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The Number 23 (2007)

New Line Home Entertainment
DVD Released: 7/24/2007

All Ratings out of
Extras: 1/2

Review by Mike Long, Posted on 7/23/2007

There's nothing better than a good twist ending. Simply think of some of the most famous/popular movies ever made, and I guarantee that you'll find that many of them has a shocking finale. The best twist endings are simple, yet still very effective. If the twist can be summed up in one sentence, then it will most likely be a good one. However, there are some movies which feature very elaborate twists, which come crashing down onto the movie. The Jim Carrey thriller The Number 23 is one such film.

Carrey stars in The Number 23 as Walter Sparrow, a mild-mannered dog catcher. On his 32nd birthday, Walter's wife Agatha (Virginia Madsen) buys him a dog-eared book entitled The Number 23. Bemused by this odd gift, Walter begins to read the book, and suddenly finds himself engrossed in the story, which he states reminds him of his own life. The book concerns a detective named Fingerling (played by Carrey) who is in love with a mysterious woman named Fabrizia (played by Madsen). While questioning a young woman (Lynn Collins) who is threatening to kill herself, Fingerling learns of the woman's obsession with the number 23, which is supposedly everywhere if you look hard enough. At first, Walter finds himself unusually interested in the story, and then he begins to examine the number 23 himself. As he reads more and more of the book, Walter becomes convinced that the book is connected to his life and he will go to any length to prove this.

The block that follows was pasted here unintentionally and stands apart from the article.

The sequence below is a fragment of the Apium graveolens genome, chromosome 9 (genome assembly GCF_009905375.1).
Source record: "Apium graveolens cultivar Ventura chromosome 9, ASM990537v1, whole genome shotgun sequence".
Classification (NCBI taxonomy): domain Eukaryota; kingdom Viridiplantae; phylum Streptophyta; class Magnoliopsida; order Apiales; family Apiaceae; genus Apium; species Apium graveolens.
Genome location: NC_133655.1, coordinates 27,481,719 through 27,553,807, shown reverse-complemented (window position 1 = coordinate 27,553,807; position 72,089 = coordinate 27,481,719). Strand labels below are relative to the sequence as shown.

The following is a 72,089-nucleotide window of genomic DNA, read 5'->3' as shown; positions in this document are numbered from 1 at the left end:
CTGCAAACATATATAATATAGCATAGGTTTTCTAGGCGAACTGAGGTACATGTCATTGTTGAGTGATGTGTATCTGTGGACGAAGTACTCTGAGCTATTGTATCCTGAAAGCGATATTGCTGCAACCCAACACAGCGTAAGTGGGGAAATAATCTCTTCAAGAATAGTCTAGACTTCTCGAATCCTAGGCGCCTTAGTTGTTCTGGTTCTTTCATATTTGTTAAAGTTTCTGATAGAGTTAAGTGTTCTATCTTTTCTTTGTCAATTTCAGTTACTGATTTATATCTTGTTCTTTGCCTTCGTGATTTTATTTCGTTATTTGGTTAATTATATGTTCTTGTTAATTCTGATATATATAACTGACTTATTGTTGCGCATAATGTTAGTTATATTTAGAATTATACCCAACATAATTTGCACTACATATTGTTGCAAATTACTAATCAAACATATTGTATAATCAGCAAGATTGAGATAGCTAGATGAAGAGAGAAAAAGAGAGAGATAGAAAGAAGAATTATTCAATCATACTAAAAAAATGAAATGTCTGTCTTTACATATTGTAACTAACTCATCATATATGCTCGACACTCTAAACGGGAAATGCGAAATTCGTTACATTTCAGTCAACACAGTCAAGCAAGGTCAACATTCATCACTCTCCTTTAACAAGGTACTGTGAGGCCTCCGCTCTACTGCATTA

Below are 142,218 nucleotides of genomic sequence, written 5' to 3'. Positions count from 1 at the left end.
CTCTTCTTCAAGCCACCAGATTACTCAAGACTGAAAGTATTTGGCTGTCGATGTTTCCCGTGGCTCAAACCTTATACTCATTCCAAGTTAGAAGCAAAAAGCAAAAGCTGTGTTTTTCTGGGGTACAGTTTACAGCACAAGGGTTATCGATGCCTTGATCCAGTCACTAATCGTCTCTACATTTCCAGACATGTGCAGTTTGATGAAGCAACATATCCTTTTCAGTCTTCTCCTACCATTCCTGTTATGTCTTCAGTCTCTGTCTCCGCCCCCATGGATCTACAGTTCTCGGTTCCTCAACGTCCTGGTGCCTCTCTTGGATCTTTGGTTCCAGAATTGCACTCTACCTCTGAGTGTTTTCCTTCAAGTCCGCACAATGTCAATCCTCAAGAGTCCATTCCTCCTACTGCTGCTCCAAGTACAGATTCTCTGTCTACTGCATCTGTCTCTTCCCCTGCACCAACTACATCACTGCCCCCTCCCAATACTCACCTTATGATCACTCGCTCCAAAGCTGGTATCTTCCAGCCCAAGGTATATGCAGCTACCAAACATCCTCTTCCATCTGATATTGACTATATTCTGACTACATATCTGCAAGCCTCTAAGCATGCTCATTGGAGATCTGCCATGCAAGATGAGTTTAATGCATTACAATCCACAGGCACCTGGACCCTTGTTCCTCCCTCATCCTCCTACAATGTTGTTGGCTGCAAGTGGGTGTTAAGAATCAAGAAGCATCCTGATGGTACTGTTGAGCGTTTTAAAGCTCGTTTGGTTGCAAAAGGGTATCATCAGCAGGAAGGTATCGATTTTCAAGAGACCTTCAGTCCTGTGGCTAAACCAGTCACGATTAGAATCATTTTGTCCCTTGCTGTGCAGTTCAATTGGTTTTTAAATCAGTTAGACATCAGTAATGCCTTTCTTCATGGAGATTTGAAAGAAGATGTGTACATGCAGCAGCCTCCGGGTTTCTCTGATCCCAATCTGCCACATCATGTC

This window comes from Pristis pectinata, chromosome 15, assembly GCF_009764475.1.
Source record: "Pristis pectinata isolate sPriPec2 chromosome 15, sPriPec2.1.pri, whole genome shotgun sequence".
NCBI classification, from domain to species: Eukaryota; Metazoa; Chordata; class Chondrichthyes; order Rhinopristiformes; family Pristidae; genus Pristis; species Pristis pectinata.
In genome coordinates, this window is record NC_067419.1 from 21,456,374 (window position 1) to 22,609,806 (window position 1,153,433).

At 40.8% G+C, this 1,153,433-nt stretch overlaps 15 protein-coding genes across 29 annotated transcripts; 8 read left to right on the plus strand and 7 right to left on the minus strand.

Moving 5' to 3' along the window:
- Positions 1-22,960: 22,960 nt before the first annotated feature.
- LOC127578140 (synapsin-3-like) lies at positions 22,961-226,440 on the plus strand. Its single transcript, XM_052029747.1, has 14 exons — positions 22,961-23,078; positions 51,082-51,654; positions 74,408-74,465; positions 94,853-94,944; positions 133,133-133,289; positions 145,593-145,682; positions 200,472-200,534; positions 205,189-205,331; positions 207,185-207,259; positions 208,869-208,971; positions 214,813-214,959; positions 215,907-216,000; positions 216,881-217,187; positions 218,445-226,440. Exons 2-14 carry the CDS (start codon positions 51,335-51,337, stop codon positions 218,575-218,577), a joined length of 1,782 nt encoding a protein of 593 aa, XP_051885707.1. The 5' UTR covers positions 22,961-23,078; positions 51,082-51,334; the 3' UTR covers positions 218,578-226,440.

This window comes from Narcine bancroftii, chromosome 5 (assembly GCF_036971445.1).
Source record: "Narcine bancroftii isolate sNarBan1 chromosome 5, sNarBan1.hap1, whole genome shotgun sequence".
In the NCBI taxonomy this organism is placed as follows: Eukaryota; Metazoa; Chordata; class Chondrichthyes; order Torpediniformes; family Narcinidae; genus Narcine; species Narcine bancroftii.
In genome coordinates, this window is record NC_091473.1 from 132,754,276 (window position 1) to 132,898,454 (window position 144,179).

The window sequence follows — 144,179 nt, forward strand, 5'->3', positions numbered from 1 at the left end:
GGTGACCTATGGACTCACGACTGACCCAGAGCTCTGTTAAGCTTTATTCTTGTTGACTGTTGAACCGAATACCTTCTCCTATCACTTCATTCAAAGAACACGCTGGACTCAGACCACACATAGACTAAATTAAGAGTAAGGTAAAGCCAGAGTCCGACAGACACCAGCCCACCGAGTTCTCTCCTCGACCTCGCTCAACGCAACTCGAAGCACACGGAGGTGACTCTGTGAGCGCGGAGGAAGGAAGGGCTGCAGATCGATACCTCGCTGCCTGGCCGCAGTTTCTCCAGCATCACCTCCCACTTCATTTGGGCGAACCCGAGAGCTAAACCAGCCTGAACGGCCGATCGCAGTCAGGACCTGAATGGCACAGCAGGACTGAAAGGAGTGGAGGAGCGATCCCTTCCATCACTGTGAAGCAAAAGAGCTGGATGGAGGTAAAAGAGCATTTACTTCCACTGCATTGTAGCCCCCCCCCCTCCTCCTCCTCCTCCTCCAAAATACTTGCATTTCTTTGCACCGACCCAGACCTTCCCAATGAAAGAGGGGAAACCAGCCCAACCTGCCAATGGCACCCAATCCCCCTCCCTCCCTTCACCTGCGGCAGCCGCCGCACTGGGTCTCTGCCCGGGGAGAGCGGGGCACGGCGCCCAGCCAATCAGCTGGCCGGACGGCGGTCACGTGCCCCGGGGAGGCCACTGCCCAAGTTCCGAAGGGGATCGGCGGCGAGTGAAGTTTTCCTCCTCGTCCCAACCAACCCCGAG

The Number 23 is a film which can be frustrating and challenging, yet it has a lot of things going for it. The story is complex, but it's also interesting as well, as the script follows both Walter in the real world, and Fingerling in the reality of book. The story isn't afraid to take risks, as we see the intertwining parts of the book and Walter's world, and the script adds layer upon layer to the film. Carrey and Madsen, along with supporting players Lynn Collins and Danny Huston are called up to play totally different characters in the different realities. Carrey is especially good here, as he's finally nailed the "everyman" character. In films like Liar Liar and Bruce Almighty, Carrey was supposed to be playing normal, down-to-Earth guys, but they always came across as unnaturally goofy...just like Carrey. Here, Carrey is able to play Walter as a common, decent guy who begins to experience some very weird things in his life.

Despite the fact that some people hate his work, I've liked Joel Schumacher since The Lost Boys because he's never afraid to bring style to a project. In Walter's world, Schumacher tones down the style somewhat, but allows red to come through as the signature color, as it serves as a precursor to strange events. However, Fingerling's world is wall-to-wall style, as it plays like a modern noir, filled with dark scenes, and at least one scene which is so white that it will make you squint.

The first half of The Number 23 is very good, and will draw in most viewers as we watch Walter's world begin to unravel. But, it's the second half of the movie where things fall apart. Given the banality of so many movies today, I never want to accuse any movie of being overwritten, but The Number 23 simply gets out of control as it piles on plotpoint upon plotpoint in both Walter and Fingerling's world. And while all of this is going on, the movie constantly pushes the number 23 theory on us, and we have characters going on and on about its power. A movie about someone becoming obsessed with 23 would have been good, and a movie where someone finds a novel which sounds like a dark version of their life (sort of like a twisted Stranger then Fiction) would have been good, but combining the two throws too much at the viewer. And then we have the big twist. The movie Silent Hill instantly came to mind which watching The Number 23 as both movies come to a screeching halt in order to explain the shock ending. The twist in The Number 23 takes several minutes to unfold and the viewer is asked to absorb a lot at once. The other problem here is that the explanation (and most of the second half of the movie) is very far-fetched. Even those who aren't overwhelmed by the twist will probably find themselves rolling their eyes at it.